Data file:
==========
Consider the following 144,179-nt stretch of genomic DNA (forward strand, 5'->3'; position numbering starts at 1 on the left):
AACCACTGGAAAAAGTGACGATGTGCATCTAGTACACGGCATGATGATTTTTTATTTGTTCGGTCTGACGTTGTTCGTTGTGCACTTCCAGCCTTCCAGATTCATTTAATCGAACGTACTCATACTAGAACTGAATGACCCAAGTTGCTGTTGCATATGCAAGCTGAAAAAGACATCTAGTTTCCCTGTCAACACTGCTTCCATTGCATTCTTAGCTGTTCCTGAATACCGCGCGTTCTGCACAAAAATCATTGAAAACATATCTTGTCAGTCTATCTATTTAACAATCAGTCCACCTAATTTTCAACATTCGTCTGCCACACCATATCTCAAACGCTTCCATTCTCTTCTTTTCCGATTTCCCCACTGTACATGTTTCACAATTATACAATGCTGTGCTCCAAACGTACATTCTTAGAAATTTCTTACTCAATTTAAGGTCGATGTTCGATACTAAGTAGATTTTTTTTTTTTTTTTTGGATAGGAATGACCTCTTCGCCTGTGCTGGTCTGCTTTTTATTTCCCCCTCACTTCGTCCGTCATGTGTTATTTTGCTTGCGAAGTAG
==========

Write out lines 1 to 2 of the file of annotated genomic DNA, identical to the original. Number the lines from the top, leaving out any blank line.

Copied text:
Consider the following 144,179-nt stretch of genomic DNA (forward strand, 5'->3'; position numbering starts at 1 on the left):
AACCACTGGAAAAAGTGACGATGTGCATCTAGTACACGGCATGATGATTTTTTATTTGTTCGGTCTGACGTTGTTCGTTGTGCACTTCCAGCCTTCCAGATTCATTTAATCGAACGTACTCATACTAGAACTGAATGACCCAAGTTGCTGTTGCATATGCAAGCTGAAAAAGACATCTAGTTTCCCTGTCAACACTGCTTCCATTGCATTCTTAGCTGTTCCTGAATACCGCGCGTTCTGCACAAAAATCATTGAAAACATATCTTGTCAGTCTATCTATTTAACAATCAGTCCACCTAATTTTCAACATTCGTCTGCCACACCATATCTCAAACGCTTCCATTCTCTTCTTTTCCGATTTCCCCACTGTACATGTTTCACAATTATACAATGCTGTGCTCCAAACGTACATTCTTAGAAATTTCTTACTCAATTTAAGGTCGATGTTCGATACTAAGTAGATTTTTTTTTTTTTTTTTGGATAGGAATGACCTCTTCGCCTGTGCTGGTCTGCTTTTTATTTCCCCCTCACTTCGTCCGTCATGTGTTATTTTGCTTGCGAAGTAG